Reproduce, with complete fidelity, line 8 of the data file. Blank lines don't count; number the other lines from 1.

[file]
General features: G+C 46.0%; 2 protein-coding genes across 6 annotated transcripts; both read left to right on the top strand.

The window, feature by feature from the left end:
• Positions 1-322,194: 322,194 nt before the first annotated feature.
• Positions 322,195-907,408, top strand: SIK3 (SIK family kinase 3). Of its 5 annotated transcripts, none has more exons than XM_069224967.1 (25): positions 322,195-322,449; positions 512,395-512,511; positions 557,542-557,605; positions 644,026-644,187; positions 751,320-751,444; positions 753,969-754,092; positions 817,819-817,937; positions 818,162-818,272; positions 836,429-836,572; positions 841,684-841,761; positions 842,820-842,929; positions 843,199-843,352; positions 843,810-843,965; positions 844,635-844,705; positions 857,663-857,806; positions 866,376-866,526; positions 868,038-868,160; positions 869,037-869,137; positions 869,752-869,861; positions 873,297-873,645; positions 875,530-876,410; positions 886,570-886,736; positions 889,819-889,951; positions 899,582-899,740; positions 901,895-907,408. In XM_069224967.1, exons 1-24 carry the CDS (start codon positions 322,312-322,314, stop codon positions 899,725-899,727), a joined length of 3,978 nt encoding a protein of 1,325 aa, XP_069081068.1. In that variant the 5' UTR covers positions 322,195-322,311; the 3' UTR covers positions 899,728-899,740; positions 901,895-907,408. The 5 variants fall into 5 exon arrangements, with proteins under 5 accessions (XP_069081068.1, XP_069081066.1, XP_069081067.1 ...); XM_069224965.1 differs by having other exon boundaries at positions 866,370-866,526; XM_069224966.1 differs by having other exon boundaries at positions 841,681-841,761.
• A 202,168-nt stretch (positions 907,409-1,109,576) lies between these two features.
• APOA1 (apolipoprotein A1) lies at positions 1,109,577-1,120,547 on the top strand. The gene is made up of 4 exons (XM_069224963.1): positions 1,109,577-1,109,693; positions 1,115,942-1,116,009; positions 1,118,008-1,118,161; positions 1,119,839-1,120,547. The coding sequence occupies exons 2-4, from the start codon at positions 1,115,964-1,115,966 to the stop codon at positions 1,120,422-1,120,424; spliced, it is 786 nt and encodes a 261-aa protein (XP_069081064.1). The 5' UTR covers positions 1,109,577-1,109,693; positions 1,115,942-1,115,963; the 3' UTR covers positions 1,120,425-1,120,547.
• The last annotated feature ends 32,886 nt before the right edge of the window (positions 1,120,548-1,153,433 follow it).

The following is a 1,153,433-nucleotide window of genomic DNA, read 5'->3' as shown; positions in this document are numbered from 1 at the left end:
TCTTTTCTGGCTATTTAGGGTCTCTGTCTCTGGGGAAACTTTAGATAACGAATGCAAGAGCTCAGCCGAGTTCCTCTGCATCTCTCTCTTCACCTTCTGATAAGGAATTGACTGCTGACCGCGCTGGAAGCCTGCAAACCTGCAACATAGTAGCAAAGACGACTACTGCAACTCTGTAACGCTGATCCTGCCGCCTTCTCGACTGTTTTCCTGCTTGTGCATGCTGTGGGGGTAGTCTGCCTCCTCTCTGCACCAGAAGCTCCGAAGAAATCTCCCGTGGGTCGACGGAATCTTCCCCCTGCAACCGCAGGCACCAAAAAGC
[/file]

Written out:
The following is a 1,153,433-nucleotide window of genomic DNA, read 5'->3' as shown; positions in this document are numbered from 1 at the left end: